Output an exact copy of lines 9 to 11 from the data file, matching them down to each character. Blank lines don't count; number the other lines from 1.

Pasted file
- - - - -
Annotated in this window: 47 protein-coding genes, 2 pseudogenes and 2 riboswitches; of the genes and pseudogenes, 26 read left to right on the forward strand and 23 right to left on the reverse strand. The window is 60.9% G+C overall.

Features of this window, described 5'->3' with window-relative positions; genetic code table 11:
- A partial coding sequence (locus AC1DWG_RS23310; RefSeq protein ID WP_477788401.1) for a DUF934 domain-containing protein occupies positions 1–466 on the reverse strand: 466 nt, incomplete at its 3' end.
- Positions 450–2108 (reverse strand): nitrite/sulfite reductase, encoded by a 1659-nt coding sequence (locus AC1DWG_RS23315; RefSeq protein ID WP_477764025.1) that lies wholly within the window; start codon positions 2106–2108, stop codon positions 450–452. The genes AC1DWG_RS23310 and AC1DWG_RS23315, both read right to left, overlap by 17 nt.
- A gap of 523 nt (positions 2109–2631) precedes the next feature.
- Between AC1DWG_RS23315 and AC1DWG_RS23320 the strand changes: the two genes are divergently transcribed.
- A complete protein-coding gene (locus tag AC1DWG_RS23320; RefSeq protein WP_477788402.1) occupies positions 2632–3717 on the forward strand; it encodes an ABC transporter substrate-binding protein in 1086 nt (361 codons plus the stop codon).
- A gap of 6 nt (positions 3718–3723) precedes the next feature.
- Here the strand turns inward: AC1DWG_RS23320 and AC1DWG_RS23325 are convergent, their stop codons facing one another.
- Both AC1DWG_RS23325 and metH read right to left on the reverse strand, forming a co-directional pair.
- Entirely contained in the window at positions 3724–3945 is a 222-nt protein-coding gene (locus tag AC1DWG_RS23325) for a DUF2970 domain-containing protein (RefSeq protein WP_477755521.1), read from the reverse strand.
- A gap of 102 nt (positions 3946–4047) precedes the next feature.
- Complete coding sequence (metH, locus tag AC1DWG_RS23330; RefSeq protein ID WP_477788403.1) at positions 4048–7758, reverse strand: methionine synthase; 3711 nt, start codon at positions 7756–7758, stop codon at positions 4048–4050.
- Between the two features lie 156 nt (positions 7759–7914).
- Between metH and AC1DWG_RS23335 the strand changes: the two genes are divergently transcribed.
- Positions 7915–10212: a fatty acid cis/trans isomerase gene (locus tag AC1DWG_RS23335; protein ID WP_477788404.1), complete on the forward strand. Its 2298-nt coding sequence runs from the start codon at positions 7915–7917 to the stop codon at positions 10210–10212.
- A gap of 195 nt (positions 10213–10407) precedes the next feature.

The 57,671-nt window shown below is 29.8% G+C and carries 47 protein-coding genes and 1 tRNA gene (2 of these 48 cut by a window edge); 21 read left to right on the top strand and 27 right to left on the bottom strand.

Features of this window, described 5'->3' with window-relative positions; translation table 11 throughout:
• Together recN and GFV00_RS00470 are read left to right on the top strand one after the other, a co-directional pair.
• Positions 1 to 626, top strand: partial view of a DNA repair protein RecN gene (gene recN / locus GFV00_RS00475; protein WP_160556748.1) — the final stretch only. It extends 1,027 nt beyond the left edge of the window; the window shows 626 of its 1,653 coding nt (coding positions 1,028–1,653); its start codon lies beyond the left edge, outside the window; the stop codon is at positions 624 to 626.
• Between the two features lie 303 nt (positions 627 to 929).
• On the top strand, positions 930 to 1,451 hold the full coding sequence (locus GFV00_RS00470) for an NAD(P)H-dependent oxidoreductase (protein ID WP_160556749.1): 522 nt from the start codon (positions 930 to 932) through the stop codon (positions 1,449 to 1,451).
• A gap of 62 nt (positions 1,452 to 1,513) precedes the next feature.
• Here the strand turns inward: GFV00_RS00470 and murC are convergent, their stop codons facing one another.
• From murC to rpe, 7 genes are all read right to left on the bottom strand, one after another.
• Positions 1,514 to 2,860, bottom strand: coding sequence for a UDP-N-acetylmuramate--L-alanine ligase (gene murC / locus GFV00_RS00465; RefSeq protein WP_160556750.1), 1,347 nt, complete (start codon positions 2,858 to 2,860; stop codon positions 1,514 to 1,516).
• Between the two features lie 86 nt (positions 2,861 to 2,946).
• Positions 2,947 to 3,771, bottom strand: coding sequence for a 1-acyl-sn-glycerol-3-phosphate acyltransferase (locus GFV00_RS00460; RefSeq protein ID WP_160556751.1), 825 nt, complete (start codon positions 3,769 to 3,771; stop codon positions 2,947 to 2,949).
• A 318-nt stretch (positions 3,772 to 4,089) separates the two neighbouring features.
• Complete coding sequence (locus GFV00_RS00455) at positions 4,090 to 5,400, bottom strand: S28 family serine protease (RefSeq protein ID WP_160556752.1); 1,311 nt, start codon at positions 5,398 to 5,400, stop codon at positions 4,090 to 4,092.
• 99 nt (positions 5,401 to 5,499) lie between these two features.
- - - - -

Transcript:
- Here the strand turns inward: AC1DWG_RS23320 and AC1DWG_RS23325 are convergent, their stop codons facing one another.
- Both AC1DWG_RS23325 and metH read right to left on the reverse strand, forming a co-directional pair.
- Entirely contained in the window at positions 3724–3945 is a 222-nt protein-coding gene (locus tag AC1DWG_RS23325) for a DUF2970 domain-containing protein (RefSeq protein WP_477755521.1), read from the reverse strand.